Mr Weir said that plan could include vocational education and training, literacy and numeracy programs and other measures to give him the best chance of succeeding once he entered the community later this year.

"His welfare is very much at the top of our priorities," he said.

"We've got a responsibility for his safety, his welfare and also the safety of the system and the community, so we balance all those priorities."

Yatala prison

Hicks overalls will be white, rather than orange, and he will still be held in isolation from other maximum security prisoners who include Snowtown "bodies-in-the-barrel" killers Robert Wagner and John Bunting.

The 31-year-old Muslim convert from Adelaide captured as a Taleban fighter in Afghanistan will also remain surrounded by controversy, with renewed calls for his immediate freedom and a royal commission into the Government's handling of his case.

And despite a US ban on speaking to the media imposed as part of the deal under which he was transferred by private jet to Edinburgh RAAF base, Adelaide, Hicks will next year be free to tell his story - as long as he does not profit from it.

Attorney-General Philip Ruddock yesterday confirmed the gag was not enforceable in Australia. Hicks' father Terry - who was at an anti-war conference in Sydney when his son touched down - said he believed media pressure would force Hicks to speak at a press conference when he was able to.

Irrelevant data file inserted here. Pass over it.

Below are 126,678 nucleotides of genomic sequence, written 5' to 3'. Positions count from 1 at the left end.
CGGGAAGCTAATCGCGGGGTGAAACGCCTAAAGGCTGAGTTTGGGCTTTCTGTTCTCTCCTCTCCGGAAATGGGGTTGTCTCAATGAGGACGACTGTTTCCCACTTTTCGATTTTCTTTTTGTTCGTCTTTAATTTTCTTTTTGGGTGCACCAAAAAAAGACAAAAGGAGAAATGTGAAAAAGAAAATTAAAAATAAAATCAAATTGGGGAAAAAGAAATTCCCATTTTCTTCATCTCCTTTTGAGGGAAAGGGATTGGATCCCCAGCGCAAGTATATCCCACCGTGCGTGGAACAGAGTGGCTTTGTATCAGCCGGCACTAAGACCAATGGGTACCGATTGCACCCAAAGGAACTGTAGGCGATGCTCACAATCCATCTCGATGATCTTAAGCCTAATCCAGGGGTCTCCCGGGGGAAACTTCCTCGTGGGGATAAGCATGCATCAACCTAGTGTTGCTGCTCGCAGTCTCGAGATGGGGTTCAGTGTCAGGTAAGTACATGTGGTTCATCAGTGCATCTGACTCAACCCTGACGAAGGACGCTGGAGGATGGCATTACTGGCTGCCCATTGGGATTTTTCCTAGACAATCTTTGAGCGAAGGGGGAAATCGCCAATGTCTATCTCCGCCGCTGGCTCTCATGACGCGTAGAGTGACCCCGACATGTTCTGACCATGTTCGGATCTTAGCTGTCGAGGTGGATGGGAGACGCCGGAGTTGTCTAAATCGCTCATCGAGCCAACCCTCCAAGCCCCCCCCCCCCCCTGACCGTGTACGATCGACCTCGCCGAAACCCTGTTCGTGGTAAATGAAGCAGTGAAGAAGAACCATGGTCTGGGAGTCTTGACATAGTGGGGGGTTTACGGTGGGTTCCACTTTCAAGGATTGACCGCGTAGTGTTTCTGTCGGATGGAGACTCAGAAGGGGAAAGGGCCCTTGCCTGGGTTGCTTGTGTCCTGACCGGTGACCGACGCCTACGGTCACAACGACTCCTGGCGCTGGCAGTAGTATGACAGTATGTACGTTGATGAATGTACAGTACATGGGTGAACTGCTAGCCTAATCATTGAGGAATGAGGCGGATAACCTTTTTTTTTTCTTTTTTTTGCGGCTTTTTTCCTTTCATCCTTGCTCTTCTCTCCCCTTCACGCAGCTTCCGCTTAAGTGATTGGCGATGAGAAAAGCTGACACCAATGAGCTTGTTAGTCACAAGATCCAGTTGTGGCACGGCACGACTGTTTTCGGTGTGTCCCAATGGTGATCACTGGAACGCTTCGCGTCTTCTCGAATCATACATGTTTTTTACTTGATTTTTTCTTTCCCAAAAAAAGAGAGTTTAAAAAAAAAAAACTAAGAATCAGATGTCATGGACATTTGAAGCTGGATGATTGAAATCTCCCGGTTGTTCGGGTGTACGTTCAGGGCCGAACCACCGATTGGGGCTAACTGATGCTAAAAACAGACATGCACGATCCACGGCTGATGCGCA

Hicks was captured by Afghani Northern Alliance forces in December 2001 and handed to US authorities.

He was among the first to be imprisoned at Guantanamo Bay in January 2002 but, unlike another Australian man, Mamdouh Habib, and British and other foreign detainees, the US refused to release him and held him without charge.

The Australian Government only began to exert pressure as anger mounted at the indefinite detention of one of its citizens outside the normal processes of justice and in the face of growing calls for his return to face trial at home.

Hicks was not permitted to consult a lawyer for almost two years and was not charged until mid-2004 - after which the US Supreme Court ruled that the military commissions convened to try Guantanamo detainees were unconstitutional.

He was finally tried and convicted on his own admission of training with al Qaeda by a new commission convened in March after the passage of new legislation by Congress.